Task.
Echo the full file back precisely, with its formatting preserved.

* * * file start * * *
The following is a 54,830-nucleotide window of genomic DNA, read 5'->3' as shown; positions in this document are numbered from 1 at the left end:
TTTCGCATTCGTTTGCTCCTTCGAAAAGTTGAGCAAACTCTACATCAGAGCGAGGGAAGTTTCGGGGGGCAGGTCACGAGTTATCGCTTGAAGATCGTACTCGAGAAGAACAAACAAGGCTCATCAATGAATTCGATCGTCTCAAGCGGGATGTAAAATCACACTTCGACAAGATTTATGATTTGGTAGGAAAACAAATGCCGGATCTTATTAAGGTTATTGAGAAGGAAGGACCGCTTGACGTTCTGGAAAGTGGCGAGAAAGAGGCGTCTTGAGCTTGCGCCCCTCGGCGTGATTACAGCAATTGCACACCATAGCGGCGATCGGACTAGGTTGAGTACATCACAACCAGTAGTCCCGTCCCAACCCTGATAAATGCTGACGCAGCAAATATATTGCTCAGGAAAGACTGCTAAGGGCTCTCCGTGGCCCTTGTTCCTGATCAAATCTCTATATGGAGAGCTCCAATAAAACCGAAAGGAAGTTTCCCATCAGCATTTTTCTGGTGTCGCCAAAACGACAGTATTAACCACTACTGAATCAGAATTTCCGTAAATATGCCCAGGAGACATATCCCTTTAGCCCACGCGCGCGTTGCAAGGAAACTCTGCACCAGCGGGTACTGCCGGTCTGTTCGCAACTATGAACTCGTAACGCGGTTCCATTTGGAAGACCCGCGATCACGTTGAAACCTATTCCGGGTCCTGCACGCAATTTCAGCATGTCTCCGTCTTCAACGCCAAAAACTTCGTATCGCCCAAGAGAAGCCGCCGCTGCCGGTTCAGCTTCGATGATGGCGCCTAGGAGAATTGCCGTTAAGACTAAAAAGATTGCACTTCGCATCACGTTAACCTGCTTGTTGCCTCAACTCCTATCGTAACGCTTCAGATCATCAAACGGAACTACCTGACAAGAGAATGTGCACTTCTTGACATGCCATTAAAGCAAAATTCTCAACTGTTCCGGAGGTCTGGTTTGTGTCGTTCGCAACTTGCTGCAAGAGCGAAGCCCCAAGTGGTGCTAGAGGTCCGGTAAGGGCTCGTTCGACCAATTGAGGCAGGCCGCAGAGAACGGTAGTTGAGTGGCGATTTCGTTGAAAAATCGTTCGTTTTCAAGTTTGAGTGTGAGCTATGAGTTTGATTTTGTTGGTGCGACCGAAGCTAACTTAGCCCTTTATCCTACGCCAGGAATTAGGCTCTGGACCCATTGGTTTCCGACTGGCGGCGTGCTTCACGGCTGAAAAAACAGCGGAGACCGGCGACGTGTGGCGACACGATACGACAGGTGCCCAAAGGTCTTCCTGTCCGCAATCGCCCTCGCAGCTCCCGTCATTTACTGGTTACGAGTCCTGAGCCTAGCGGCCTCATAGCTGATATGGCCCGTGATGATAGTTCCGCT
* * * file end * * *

The following is a 54,830-nucleotide window of genomic DNA, read 5'->3' as shown; positions in this document are numbered from 1 at the left end:
TTTCGCATTCGTTTGCTCCTTCGAAAAGTTGAGCAAACTCTACATCAGAGCGAGGGAAGTTTCGGGGGGCAGGTCACGAGTTATCGCTTGAAGATCGTACTCGAGAAGAACAAACAAGGCTCATCAATGAATTCGATCGTCTCAAGCGGGATGTAAAATCACACTTCGACAAGATTTATGATTTGGTAGGAAAACAAATGCCGGATCTTATTAAGGTTATTGAGAAGGAAGGACCGCTTGACGTTCTGGAAAGTGGCGAGAAAGAGGCGTCTTGAGCTTGCGCCCCTCGGCGTGATTACAGCAATTGCACACCATAGCGGCGATCGGACTAGGTTGAGTACATCACAACCAGTAGTCCCGTCCCAACCCTGATAAATGCTGACGCAGCAAATATATTGCTCAGGAAAGACTGCTAAGGGCTCTCCGTGGCCCTTGTTCCTGATCAAATCTCTATATGGAGAGCTCCAATAAAACCGAAAGGAAGTTTCCCATCAGCATTTTTCTGGTGTCGCCAAAACGACAGTATTAACCACTACTGAATCAGAATTTCCGTAAATATGCCCAGGAGACATATCCCTTTAGCCCACGCGCGCGTTGCAAGGAAACTCTGCACCAGCGGGTACTGCCGGTCTGTTCGCAACTATGAACTCGTAACGCGGTTCCATTTGGAAGACCCGCGATCACGTTGAAACCTATTCCGGGTCCTGCACGCAATTTCAGCATGTCTCCGTCTTCAACGCCAAAAACTTCGTATCGCCCAAGAGAAGCCGCCGCTGCCGGTTCAGCTTCGATGATGGCGCCTAGGAGAATTGCCGTTAAGACTAAAAAGATTGCACTTCGCATCACGTTAACCTGCTTGTTGCCTCAACTCCTATCGTAACGCTTCAGATCATCAAACGGAACTACCTGACAAGAGAATGTGCACTTCTTGACATGCCATTAAAGCAAAATTCTCAACTGTTCCGGAGGTCTGGTTTGTGTCGTTCGCAACTTGCTGCAAGAGCGAAGCCCCAAGTGGTGCTAGAGGTCCGGTAAGGGCTCGTTCGACCAATTGAGGCAGGCCGCAGAGAACGGTAGTTGAGTGGCGATTTCGTTGAAAAATCGTTCGTTTTCAAGTTTGAGTGTGAGCTATGAGTTTGATTTTGTTGGTGCGACCGAAGCTAACTTAGCCCTTTATCCTACGCCAGGAATTAGGCTCTGGACCCATTGGTTTCCGACTGGCGGCGTGCTTCACGGCTGAAAAAACAGCGGAGACCGGCGACGTGTGGCGACACGATACGACAGGTGCCCAAAGGTCTTCCTGTCCGCAATCGCCCTCGCAGCTCCCGTCATTTACTGGTTACGAGTCCTGAGCCTAGCGGCCTCATAGCTGATATGGCCCGTGATGATAGTTCCGCT